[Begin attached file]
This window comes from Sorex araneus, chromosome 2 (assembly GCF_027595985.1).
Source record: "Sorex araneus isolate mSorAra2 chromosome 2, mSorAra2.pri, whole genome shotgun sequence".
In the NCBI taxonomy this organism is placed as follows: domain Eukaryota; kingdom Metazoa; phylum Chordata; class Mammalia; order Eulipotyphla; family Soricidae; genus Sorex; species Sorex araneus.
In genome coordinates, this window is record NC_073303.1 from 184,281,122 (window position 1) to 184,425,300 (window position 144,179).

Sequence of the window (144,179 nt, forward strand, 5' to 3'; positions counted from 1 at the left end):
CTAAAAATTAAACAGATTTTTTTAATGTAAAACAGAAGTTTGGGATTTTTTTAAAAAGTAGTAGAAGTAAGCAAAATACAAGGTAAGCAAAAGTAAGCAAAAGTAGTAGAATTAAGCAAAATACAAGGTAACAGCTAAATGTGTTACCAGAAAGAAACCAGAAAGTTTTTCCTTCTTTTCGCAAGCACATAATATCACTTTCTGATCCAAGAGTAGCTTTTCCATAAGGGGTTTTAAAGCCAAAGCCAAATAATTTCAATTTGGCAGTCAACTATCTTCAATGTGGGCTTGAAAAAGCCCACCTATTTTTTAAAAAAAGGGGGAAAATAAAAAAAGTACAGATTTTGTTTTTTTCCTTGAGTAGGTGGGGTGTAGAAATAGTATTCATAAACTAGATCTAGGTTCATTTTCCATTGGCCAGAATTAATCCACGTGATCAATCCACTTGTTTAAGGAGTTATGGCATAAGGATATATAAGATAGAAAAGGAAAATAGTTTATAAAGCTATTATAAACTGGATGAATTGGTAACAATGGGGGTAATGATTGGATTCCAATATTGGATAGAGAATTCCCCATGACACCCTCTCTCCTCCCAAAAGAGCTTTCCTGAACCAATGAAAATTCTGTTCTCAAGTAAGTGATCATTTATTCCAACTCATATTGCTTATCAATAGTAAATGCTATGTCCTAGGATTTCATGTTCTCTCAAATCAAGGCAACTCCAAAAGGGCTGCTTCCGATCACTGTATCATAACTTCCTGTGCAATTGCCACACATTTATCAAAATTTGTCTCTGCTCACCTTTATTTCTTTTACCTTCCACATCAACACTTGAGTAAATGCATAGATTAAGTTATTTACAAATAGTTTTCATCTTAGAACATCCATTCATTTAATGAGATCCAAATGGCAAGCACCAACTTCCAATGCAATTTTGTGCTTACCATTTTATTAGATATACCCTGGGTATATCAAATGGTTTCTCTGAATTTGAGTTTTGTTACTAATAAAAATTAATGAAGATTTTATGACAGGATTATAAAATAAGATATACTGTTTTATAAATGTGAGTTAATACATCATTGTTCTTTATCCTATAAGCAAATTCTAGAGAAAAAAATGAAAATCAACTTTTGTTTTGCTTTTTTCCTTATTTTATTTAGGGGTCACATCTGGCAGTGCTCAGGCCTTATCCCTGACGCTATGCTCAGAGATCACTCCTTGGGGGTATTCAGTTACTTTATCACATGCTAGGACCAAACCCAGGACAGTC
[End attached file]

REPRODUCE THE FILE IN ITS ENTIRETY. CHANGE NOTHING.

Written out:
This window comes from Sorex araneus, chromosome 2 (assembly GCF_027595985.1).
Source record: "Sorex araneus isolate mSorAra2 chromosome 2, mSorAra2.pri, whole genome shotgun sequence".
In the NCBI taxonomy this organism is placed as follows: domain Eukaryota; kingdom Metazoa; phylum Chordata; class Mammalia; order Eulipotyphla; family Soricidae; genus Sorex; species Sorex araneus.
In genome coordinates, this window is record NC_073303.1 from 184,281,122 (window position 1) to 184,425,300 (window position 144,179).

Sequence of the window (144,179 nt, forward strand, 5' to 3'; positions counted from 1 at the left end):
CTAAAAATTAAACAGATTTTTTTAATGTAAAACAGAAGTTTGGGATTTTTTTAAAAAGTAGTAGAAGTAAGCAAAATACAAGGTAAGCAAAAGTAAGCAAAAGTAGTAGAATTAAGCAAAATACAAGGTAACAGCTAAATGTGTTACCAGAAAGAAACCAGAAAGTTTTTCCTTCTTTTCGCAAGCACATAATATCACTTTCTGATCCAAGAGTAGCTTTTCCATAAGGGGTTTTAAAGCCAAAGCCAAATAATTTCAATTTGGCAGTCAACTATCTTCAATGTGGGCTTGAAAAAGCCCACCTATTTTTTAAAAAAAGGGGGAAAATAAAAAAAGTACAGATTTTGTTTTTTTCCTTGAGTAGGTGGGGTGTAGAAATAGTATTCATAAACTAGATCTAGGTTCATTTTCCATTGGCCAGAATTAATCCACGTGATCAATCCACTTGTTTAAGGAGTTATGGCATAAGGATATATAAGATAGAAAAGGAAAATAGTTTATAAAGCTATTATAAACTGGATGAATTGGTAACAATGGGGGTAATGATTGGATTCCAATATTGGATAGAGAATTCCCCATGACACCCTCTCTCCTCCCAAAAGAGCTTTCCTGAACCAATGAAAATTCTGTTCTCAAGTAAGTGATCATTTATTCCAACTCATATTGCTTATCAATAGTAAATGCTATGTCCTAGGATTTCATGTTCTCTCAAATCAAGGCAACTCCAAAAGGGCTGCTTCCGATCACTGTATCATAACTTCCTGTGCAATTGCCACACATTTATCAAAATTTGTCTCTGCTCACCTTTATTTCTTTTACCTTCCACATCAACACTTGAGTAAATGCATAGATTAAGTTATTTACAAATAGTTTTCATCTTAGAACATCCATTCATTTAATGAGATCCAAATGGCAAGCACCAACTTCCAATGCAATTTTGTGCTTACCATTTTATTAGATATACCCTGGGTATATCAAATGGTTTCTCTGAATTTGAGTTTTGTTACTAATAAAAATTAATGAAGATTTTATGACAGGATTATAAAATAAGATATACTGTTTTATAAATGTGAGTTAATACATCATTGTTCTTTATCCTATAAGCAAATTCTAGAGAAAAAAATGAAAATCAACTTTTGTTTTGCTTTTTTCCTTATTTTATTTAGGGGTCACATCTGGCAGTGCTCAGGCCTTATCCCTGACGCTATGCTCAGAGATCACTCCTTGGGGGTATTCAGTTACTTTATCACATGCTAGGACCAAACCCAGGACAGTC